What to trace with
When it comes to what to trace a pattern with, use a sharp pencil rather than a fine-liner or ball point pen or texter. If you make a mistake you can erase pencil. Write on your pattern pieces before cutting them out otherwise it can be a bit of a jigsaw puzzle trying to match up the pieces later. If pattern pieces need to be joined because the paper was too small make sure you mark the pattern clearly showing where A and A line up or B and B.
Have a ruler for drawing straight lines, especially for belts and straps. A big soft eraser will help avoid ripping the paper. Use anything you have available that is fairly heavy as a pattern weight to stop the paper moving – books, coffee mugs, clean river pebbles or if you collect them, glass paper-weights or snow globes.
How to trace a pattern
Make sure your worktop is clean and there are no bumps on the surface – you know the remnants from the hot-gluing craft afternoon with the kids – as these will rip your paper.
Lay the pattern you want to trace on the worktop and place the tracing paper or interfacing on top. Weigh down the paper and pattern so it doesn’t move while you work.
Start tracing the pattern and marking off on a checklist as you complete each of the pieces needed for the pattern. Write whether you need to cut 2 of the same or cut on a fold, or whether a pattern piece needs to be extended – some patterns say “add 4 inches” and you will need to note that, otherwise you may end up with a skirt whose front panel is 4 inches shorter than the back panel.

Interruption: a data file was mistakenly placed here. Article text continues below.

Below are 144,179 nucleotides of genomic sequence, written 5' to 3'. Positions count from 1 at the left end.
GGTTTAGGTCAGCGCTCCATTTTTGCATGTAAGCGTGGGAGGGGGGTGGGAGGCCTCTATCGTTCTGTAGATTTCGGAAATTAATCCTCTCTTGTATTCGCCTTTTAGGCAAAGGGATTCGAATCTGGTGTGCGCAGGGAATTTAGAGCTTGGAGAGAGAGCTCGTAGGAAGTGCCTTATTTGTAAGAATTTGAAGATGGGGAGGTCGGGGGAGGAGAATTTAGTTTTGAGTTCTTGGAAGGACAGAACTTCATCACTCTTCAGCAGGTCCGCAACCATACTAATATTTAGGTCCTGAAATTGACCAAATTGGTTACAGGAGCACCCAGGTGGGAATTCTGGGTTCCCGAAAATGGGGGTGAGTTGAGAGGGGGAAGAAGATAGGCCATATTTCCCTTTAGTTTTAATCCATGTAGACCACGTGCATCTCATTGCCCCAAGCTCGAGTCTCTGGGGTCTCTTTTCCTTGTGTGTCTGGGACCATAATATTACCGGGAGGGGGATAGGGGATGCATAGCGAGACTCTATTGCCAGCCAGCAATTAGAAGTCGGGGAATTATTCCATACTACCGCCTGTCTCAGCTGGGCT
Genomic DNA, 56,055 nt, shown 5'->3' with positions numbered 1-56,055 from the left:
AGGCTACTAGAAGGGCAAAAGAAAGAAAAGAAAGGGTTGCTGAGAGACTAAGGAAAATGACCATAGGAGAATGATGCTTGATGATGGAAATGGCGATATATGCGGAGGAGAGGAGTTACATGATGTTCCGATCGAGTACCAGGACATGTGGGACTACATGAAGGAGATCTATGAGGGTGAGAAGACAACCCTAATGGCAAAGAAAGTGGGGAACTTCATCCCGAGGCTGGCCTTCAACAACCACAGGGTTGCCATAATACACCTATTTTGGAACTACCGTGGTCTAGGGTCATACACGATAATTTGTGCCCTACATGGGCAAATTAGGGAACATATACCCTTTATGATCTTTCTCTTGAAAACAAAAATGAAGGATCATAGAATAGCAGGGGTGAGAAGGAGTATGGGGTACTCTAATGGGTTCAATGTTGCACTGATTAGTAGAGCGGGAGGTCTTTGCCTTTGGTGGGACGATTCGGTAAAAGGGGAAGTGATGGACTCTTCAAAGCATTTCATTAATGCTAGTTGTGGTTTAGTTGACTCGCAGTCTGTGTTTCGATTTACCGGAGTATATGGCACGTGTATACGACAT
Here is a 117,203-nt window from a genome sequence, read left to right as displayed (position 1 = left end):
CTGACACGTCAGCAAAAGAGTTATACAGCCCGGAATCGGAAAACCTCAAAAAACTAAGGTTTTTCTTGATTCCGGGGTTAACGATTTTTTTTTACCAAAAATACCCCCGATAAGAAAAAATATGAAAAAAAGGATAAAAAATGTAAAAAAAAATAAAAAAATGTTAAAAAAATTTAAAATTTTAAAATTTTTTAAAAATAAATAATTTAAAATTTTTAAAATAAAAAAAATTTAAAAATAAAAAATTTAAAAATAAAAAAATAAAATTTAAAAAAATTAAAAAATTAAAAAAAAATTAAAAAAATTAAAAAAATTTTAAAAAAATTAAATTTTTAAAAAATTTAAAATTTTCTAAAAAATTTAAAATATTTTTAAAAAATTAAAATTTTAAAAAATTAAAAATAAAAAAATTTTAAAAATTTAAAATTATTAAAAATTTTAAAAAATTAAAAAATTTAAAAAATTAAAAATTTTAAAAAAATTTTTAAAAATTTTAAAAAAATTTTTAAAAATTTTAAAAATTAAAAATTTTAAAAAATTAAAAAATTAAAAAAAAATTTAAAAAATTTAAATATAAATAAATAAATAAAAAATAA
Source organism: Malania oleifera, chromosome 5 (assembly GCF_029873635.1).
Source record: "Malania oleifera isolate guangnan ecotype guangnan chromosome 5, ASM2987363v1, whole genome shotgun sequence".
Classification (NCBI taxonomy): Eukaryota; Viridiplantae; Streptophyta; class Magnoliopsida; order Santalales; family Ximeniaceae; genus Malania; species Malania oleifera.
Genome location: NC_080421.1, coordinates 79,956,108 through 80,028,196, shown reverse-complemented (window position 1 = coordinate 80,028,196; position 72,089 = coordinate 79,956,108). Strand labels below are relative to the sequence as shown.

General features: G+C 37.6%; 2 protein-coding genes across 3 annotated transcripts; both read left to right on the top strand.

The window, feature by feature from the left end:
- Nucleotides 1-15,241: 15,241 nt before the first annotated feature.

If using one of those complicated pattern sheets from a magazine like Burda or Simplicity, keep checking to make sure you are following the right coded line – each pattern will have a slightly different line to distinguish it from the next one. It is very easy to get mixed up between whether it’s a red line with two dots and three dashes or a red line with three dots and three dashes.
Once you have all your pattern pieces cut and marked with what they are, such as ‘shirt front’, ‘skirt back’, ‘blouse yoke’ etc, then write on each pattern piece, no matter how small, the pattern name, for example, “Lee’s pencil skirt, size 12”.
Now mark each pattern piece out of the total – say 1 of 4 or however many pattern pieces there are, and keep marking until you have the right number, check it off against your pattern list. That way in the future if a pattern piece gets mixed up and you find you have are missing 3 of 4 of Lee’s pencil skirt you can easily find it if it got mixed up with another. It also helps you check you have all the pieces needed before starting to cut your fabric.
Professionals make cardboard patterns and punch a hole in the pieces, thread a piece of ribbon through them and hang them up. Tracing paper will tend to curl, so rather fold and place the pattern in an A4 envelope and store in a cardboard box with dividers for pattern types. I used to put the folded patterns in plastic filing sleeves with the name and size and any notes on a sticker on the sleeve and file them in lever arch files. How you store your patterns is completely up to you but it is important to make sure you have a filing system that works.
Tracing a pattern needn’t been an arduous task. Put on some good music, have a cup of coffee or a glass of wine at hand and enjoy the quiet time as you trace and label your pattern pieces ready for your next sewing session. If you found this Tracing patterns post useful then share with your sewing friends and click on our subscribe button to have all the latest posts on sewing delivered straight to your inbox.